Finally, George Pataki refused to admit that the recent Planned Parenthood videos have had any influence on his belief in legalized abortion. He said only that abortion should be outlawed after viability (20 weeks). That’s a position that simply goes against the tide of public opinion in the conservative community.

Who might benefit from this debate

Two candidates could conceivably gain something from their debate showings – Rick Santorum and Bobby Jindal.

Rick Santorum sounded confident in restating his case for why he should be president. He should be well practiced, having participated in 20-something debates during the 2012 cycle. His main problem is that he doesn’t really have anything new to say and we’ve already heard his personal stories.

Santorum claims his record of accomplishments makes him qualified. Again, the problem is that he hasn’t been in office for years. When he talks about pushing legislation, it has nothing to do with anything that’s occurred lately.

But he might benefit because he looked polished. (One potential gaffe – he did say he was “a child of Ronald Reagan.” That sounded odd.)

Bobby Jindal might benefit because of his command of policy. Jindal deftly deflected a question on his falling popularity in Louisiana, then launched into specifics on why Medicaid expansion was a bad idea.

He shows a wonk-ish knowledge of issues. But does he have the flair to build a real following? He’s not very exciting… at least not compared to many in the top tier.

Who will benefit from this debate

One for sure, one maybe.

Carly Fiorina is sure to get a boost from Thursday afternoon’s debate. She showed a solid command of issues, a gift for articulation and the temperament to lead.

She even said she was proud to be a conservative.

Pundits gushed over her after the debate and it was mostly merited. At last check, over 80% of viewers said she won the debate.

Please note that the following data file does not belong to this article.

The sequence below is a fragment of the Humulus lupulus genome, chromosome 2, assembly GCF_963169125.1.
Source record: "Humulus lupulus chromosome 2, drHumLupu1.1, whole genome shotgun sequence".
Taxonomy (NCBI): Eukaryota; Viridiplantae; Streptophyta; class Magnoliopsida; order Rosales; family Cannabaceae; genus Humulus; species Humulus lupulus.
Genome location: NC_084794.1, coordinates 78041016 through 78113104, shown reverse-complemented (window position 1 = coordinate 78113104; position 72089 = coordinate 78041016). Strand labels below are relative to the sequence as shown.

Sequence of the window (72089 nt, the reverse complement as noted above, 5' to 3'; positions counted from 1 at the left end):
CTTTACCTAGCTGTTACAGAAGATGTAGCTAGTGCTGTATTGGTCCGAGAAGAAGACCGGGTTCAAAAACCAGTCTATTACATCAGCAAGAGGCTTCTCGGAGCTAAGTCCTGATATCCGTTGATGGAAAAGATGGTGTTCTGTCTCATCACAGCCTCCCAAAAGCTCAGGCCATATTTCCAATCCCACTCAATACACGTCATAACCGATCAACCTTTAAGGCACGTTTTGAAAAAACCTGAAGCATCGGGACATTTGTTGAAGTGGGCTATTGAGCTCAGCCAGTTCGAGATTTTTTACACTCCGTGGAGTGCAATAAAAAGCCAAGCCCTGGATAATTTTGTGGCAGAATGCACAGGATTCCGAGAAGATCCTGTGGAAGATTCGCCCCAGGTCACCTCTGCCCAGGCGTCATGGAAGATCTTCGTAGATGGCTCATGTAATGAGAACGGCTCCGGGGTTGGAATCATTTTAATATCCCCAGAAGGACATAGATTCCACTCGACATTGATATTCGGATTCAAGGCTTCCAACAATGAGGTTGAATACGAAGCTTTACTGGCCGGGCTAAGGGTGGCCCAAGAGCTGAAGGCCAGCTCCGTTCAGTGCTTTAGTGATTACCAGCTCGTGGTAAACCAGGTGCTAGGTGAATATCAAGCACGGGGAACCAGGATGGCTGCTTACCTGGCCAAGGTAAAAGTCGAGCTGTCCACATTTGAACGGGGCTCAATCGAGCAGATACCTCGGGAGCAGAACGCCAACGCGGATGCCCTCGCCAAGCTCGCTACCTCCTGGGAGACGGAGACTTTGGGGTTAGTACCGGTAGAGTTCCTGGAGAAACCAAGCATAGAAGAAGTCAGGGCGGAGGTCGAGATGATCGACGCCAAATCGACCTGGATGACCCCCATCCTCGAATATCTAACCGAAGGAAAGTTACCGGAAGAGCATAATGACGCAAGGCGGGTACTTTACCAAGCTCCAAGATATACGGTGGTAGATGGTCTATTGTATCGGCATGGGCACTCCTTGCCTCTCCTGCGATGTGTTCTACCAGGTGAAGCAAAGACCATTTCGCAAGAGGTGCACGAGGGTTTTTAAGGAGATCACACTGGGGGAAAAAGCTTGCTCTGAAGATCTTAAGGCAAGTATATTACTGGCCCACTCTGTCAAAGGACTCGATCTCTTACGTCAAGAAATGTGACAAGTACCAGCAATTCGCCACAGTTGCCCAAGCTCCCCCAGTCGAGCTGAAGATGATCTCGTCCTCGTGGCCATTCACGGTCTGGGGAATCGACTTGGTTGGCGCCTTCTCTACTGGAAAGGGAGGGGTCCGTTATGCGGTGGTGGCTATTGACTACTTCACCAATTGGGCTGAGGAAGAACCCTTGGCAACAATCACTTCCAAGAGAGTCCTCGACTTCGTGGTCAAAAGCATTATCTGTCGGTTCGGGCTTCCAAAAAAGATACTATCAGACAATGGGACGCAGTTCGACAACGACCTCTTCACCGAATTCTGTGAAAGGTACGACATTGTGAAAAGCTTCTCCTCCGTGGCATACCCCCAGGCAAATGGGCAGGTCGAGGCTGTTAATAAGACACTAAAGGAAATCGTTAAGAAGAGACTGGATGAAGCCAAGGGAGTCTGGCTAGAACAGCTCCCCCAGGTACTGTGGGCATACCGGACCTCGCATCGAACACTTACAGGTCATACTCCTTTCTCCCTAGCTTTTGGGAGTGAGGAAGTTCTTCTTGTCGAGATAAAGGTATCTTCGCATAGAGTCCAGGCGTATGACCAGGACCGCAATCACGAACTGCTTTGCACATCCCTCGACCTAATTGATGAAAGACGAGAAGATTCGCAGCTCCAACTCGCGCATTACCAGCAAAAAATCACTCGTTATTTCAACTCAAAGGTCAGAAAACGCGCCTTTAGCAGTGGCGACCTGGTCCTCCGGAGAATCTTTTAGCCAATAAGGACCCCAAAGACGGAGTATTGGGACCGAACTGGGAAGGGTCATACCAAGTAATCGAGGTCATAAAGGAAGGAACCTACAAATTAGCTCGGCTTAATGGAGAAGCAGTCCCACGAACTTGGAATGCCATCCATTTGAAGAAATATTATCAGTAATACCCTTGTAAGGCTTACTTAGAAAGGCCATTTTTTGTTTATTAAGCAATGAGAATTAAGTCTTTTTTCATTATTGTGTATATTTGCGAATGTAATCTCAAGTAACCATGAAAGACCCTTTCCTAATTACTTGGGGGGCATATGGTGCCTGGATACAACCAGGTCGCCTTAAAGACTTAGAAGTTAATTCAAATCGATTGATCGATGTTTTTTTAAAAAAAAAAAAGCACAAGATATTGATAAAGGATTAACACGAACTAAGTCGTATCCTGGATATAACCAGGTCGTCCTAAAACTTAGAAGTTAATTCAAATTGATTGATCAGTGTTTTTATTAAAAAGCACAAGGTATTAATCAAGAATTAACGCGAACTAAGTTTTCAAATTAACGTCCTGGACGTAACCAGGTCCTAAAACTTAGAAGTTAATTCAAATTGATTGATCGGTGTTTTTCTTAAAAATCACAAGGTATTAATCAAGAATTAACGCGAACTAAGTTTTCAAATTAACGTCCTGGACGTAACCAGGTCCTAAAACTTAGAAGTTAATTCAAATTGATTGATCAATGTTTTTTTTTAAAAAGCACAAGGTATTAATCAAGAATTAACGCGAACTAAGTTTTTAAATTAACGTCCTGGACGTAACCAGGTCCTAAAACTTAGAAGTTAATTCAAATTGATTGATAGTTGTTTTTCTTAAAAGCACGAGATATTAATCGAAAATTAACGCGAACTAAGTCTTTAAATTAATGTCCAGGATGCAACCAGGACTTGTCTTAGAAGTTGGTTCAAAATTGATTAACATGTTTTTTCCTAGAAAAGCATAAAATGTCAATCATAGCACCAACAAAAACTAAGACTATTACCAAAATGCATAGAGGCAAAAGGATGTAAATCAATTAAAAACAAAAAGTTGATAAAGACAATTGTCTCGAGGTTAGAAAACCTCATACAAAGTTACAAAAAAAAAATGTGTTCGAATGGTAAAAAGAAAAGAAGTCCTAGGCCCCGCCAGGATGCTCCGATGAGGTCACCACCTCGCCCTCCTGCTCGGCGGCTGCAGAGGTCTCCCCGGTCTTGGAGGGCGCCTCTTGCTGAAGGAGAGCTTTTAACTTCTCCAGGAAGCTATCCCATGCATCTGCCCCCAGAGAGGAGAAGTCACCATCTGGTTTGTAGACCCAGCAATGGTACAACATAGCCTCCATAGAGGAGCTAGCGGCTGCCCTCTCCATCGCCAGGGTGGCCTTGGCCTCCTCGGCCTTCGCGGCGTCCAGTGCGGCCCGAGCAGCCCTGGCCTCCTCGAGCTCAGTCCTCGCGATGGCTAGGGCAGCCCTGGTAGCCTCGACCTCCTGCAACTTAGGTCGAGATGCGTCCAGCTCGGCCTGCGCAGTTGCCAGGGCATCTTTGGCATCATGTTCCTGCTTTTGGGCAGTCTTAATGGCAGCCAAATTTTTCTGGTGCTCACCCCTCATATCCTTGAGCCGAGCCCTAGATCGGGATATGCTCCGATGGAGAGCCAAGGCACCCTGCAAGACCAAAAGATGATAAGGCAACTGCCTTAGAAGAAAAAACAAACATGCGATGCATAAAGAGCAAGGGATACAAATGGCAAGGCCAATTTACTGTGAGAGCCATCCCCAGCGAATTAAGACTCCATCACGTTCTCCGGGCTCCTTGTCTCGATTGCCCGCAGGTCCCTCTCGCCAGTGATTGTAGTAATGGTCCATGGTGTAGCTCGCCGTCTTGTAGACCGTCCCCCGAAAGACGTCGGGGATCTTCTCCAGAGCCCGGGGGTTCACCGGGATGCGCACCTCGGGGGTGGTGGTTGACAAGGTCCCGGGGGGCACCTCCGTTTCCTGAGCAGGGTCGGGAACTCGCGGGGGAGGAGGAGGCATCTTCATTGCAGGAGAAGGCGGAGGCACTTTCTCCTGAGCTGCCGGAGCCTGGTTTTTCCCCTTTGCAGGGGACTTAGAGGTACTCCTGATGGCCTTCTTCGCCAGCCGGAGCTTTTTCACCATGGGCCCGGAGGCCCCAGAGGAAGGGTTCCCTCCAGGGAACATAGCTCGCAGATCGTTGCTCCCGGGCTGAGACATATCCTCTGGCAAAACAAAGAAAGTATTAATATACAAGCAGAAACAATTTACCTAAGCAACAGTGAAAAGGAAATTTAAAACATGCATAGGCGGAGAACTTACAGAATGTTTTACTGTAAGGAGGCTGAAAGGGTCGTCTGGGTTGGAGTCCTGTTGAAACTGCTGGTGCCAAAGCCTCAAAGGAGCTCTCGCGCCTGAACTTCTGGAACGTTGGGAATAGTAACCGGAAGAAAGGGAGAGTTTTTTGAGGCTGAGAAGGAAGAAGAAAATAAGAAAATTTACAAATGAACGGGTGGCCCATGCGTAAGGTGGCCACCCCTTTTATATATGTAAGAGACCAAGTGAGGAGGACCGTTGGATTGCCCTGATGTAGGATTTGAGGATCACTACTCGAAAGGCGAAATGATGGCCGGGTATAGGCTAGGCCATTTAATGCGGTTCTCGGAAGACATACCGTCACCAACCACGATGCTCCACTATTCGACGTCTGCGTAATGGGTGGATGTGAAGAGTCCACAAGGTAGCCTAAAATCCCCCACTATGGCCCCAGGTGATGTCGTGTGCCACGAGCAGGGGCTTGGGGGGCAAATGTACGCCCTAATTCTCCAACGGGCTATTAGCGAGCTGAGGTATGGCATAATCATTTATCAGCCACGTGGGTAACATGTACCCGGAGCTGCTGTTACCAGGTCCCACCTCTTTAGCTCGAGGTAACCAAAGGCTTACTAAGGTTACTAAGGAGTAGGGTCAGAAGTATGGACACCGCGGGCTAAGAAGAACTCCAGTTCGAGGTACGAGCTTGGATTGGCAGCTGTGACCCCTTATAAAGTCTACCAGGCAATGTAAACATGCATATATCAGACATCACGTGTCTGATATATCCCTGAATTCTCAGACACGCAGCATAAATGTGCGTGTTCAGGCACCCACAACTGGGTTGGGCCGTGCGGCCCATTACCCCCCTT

Her biggest highlight came when responding to the question on Donald Trump’s candidacy. “I didn’t get a phone call from Bill Clinton before I got in the race…I think he’s tapped into the anger of voters. The political class has failed you.”

She then highlighted Trump’s issue flip-flops and asked, “What are the principles by which you will govern?”

Rick Perry came out very forcibly from the outset, clearly trying to erase any notion left over from 2012 that he wasn’t up to running for president. Understandably, Perry talked quite a bit about his record in Texas and how he’s familiar with the issue of immigration.

He also spoke forcibly on the Iran nuclear deal. “I would rather have Carly Fiorina doing the negotiation than John Kerry.” I’m not sure if that was a compliment to Fiorina, but it probably helped her to have a fellow candidate mention her.

It’s over, now bring on the varsity

It should be noted that the debate ran twenty minutes over its one-hour time slot. Part of the reason was the candidates couldn’t give a two-word answer when commanded to do so – and then gave rather lengthy “30 second” closing statements.

For the most part, the “Happy Hour” debate failed to add much to the discussion on who will be the Republican nominee in 2016. Let’s hope the top-tier candidates prove they belong in primetime.